Huh?

Anyway, the entire world immediately saw the parallel here to the Saturday Night Massacre, in which Richard Nixon fired special prosecutor Archibald Cox, who was  leading the Watergate investigation. This led to the resignations of Attorney General Elliot Richardson and Deputy Attorney General William Ruckelshaus on October 20, 1973. This was the turning point for the Nixon Presidency and he resigned from office some months later, when he saw his impeachment was certain.

The hashtag #TuesdayNightMassacre blew up on social media with many people exulting that this was certainly the beginning of the end for the man-baby, and that, like Nixon, he would ultimately be on the road to impeachment.

trump-nixon

Not so fast, kids.

There is a huge difference between the Saturday Night Massacre and the Tuesday Night Massacre, and it is one that means Trump will not be impeached. Not until after 2018, anyway. At the time of the Cox firing, the Democrats controlled the House of Representatives.

Impeachment happens only if a simple majority of the House votes for “Articles of Impeachment”. And then a two-thirds majority of the Senate must vote for impeachment, after hearings presided over by the Chief Justice of the Supreme Court. All of these offices are controlled by Republicans, and all their constituencies love Trump.

A second somewhat less important difference is that, back then, there were also a handful of Republicans who understood that our country and the rule of law are, in fact, more important that partisan politics. That’s not the case today. Virtually every Republican congressman who was asked about the firing last night, said something like it was “time for a change” or “the F.B.I. head serves at the pleasure of the President.”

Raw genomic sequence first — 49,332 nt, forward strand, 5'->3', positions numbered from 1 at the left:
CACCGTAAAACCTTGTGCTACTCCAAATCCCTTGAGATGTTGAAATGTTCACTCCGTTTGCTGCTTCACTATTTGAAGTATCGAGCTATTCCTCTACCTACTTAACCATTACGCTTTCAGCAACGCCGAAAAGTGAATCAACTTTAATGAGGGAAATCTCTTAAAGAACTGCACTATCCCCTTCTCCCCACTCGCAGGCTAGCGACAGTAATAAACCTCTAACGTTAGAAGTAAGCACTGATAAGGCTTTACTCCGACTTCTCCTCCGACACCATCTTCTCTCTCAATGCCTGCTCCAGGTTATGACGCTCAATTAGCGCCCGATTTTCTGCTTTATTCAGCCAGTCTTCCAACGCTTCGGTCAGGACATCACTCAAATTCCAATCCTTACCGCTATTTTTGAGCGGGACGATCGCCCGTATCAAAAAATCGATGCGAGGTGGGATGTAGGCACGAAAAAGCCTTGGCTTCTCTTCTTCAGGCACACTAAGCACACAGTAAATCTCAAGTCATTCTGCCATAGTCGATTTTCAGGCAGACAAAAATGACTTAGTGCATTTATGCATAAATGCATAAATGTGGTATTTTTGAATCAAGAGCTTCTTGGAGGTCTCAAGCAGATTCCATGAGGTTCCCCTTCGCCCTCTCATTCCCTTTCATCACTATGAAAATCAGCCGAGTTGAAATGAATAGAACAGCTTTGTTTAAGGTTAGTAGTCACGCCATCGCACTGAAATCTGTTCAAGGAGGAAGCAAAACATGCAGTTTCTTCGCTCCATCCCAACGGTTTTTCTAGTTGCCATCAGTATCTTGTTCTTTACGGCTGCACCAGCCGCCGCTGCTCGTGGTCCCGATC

Even the ones that have in the past demonstrated some independence, like Maine’s Senator Susan Collins, who said,

“The Justice Department was really understaffed for a long time, it took a while for the attorney general to be confirmed and his deputy was just confirmed I believe a week or so ago, and it’s the deputy who is a career prosecutor who had been designated to do the analysis so the FBI director’s actions and came up with the recommendation.

“The president did not fire the entire FBI. He fired the director of the FBI. And any suggestion that this is somehow going to stop the FBI’s investigation of the attempts by the Russians to influence the elections last fall is really patently absurd. This is just one person, it’s the director, the investigation is going forward both at the FBI and in the Senate Intel Committee in a bipartisan way. SO I don’t think there’s any link at all.”

But, on the bright side, assuming there is anything left to salvage of our government two years from now, and assuming Democrats can regain the House, Trump’s impeachment is now inevitable. Big assumptions.